This last weekend I’ve been at the Mana Movement AGM in Rotorua where the biggest issue discussed was the much-speculated potential electoral arrangement between Mana Movement and the Internet Party.
Because it’s been such an important debate for Mana and because we’ve been asked about it by so many Mana members and supporters who couldn’t be at the 250 strong AGM I’ll outline some of the key issues the movement considered – and is still considering.
The proposal for some sort of electoral relationship arose from a meeting between Mana leader Hone Harawira and Kim Dotcom earlier in the year. The first benefit to both Mana Movement and the Internet Party – and the country for that matter – is to ensure all votes cast to get rid of the National government are counted. Under current law a party which falls short of the 5% threshold has its votes wasted – potentially up to 130,000 anti-National votes not counted.
This fundamentally undemocratic aspect of our MMP system is a result of pressure from National and Labour to keep parliament as a cosy duopoly and disenfranchise thousands of voters in the process.
So the AGM debated at length whether to proceed to formally explore a possible alliance. It was a riveting four hours as speakers spoke for or against the idea.
As part of the discussion I was asked to present what I saw as the “pros” and “cons” of a possible “strategic alliance” with the Internet Party.
Here’s what I came up with:
1. Increased profile for Mana and as we are seen as more relevant with a larger combined party vote with the Internet Party.
2. Creation of interest and even excitement among many younger voters and non-voters.
3. A greater likelihood of getting Mana Movement list MPs through a combined party vote.
4. Greater resources to fight a party vote campaign.
5. Greater resources to help inspire and enrol current non-voters and get them to the polling booth.
6. There is already some areas of strong policy agreement with the Internet Party to: stop GCSB spying, withdraw from the “five eyes” spy alliance, provide internet privacy rights and cheap/free access to the internet, provide free tertiary education and oppose the TPPA.
7. Ensuring that the Internet Party and their supporters are committed to changing the government.
8. MANA brand remains in Maori electorate campaigns which are a key focus this election.
1. Damage to the public perception of Mana:
- · Mana may lose respect as a kaupapa Maori movement and damage our chances in the Maori seats.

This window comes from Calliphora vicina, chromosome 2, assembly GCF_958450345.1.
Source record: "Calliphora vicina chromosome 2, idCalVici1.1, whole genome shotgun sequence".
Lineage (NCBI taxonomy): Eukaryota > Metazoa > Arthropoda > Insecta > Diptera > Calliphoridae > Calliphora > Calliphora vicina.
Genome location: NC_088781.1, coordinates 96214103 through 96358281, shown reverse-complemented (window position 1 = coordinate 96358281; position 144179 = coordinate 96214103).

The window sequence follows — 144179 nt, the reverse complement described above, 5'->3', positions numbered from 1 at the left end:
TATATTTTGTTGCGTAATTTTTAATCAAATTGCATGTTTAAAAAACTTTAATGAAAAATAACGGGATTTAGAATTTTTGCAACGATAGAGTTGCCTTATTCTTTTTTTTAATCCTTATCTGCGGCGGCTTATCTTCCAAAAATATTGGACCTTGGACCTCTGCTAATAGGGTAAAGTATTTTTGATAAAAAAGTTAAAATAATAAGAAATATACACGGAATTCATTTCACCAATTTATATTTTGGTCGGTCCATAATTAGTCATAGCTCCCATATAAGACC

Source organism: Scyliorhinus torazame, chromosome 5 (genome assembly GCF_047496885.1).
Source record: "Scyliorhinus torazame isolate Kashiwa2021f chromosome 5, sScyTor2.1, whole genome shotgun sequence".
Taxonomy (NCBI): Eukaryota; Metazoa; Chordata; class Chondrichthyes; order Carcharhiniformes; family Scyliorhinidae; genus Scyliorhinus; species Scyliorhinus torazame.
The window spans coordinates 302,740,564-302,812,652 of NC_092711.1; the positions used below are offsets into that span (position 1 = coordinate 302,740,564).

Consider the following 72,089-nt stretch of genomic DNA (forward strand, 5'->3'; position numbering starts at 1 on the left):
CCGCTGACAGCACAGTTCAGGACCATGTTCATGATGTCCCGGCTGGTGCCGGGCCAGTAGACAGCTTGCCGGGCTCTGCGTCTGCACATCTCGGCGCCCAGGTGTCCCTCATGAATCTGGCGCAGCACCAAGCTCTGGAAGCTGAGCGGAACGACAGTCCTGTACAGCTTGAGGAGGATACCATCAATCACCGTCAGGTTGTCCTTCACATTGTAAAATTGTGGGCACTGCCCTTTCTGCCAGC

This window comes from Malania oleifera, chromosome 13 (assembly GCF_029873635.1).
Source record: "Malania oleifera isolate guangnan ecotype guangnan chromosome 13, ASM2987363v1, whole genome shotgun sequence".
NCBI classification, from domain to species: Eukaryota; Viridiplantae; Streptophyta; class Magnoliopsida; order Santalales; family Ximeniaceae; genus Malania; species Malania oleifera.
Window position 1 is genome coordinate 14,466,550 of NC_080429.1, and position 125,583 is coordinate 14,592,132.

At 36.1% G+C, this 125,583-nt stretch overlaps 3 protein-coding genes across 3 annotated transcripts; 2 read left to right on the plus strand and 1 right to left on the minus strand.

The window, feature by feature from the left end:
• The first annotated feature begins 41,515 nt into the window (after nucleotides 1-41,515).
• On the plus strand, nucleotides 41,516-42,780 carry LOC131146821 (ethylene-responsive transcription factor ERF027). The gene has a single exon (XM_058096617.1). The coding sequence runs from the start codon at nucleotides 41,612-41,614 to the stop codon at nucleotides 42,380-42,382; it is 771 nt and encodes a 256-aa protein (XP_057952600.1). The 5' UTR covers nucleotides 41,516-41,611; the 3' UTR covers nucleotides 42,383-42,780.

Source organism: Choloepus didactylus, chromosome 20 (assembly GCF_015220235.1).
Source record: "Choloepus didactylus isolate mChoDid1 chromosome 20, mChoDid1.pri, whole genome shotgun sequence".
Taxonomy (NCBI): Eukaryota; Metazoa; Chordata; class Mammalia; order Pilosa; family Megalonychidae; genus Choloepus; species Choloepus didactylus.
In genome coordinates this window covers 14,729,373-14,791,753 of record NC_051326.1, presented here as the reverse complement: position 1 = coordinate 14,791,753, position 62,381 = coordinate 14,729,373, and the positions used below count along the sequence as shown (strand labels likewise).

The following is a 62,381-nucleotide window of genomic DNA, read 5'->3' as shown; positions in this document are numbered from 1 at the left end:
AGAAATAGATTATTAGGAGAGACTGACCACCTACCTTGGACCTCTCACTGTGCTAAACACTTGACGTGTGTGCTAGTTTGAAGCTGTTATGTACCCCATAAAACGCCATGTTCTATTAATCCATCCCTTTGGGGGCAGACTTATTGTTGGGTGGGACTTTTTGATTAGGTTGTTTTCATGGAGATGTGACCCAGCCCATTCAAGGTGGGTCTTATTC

- · Mana Movement may lose respect as a movement for the poor and dispossessed if we have an alliance with a high-profile wealthy partner.
- · Mana Movement may be seen by some as compromising our principles for money (irrespective of the truth of this)
2. A potential watering down of our policies to create a joint Mana-Internet Party vote campaign.
3. A potential loss of control of Mana policy and direction to a new joint venture.
4. A risk of ending up with fewer seats than we would have on our own.
The three key questions which arose from this are:
1. Would an alliance enhance or damage Mana as a kaupapa Maori movement?
2. Would an alliance enable us to gain greater parliamentary representation without compromising our policies or principles?
3. How would we retain our integrity, and be seen to retain our integrity, in such an alliance?
All speakers recognised the risks to the movement and to the individuals involved – we all value our integrity – but after four hours a clear consensus emerged that we should take the step to see if an arrangement agreeable to Mana can be reached. (Each of Mana’s seven rohe supported the decision to keep talking with the Internet Party)
So despite some media reports no decision has been taken to enter an alliance with the Internet Party. We are withholding judgement till we see what emerges from further discussion. At that point any possible agreement will be discussed by Mana rohe and branches before a final vote is taken.
It will be an important decision for Mana and could be a very important decision for the country.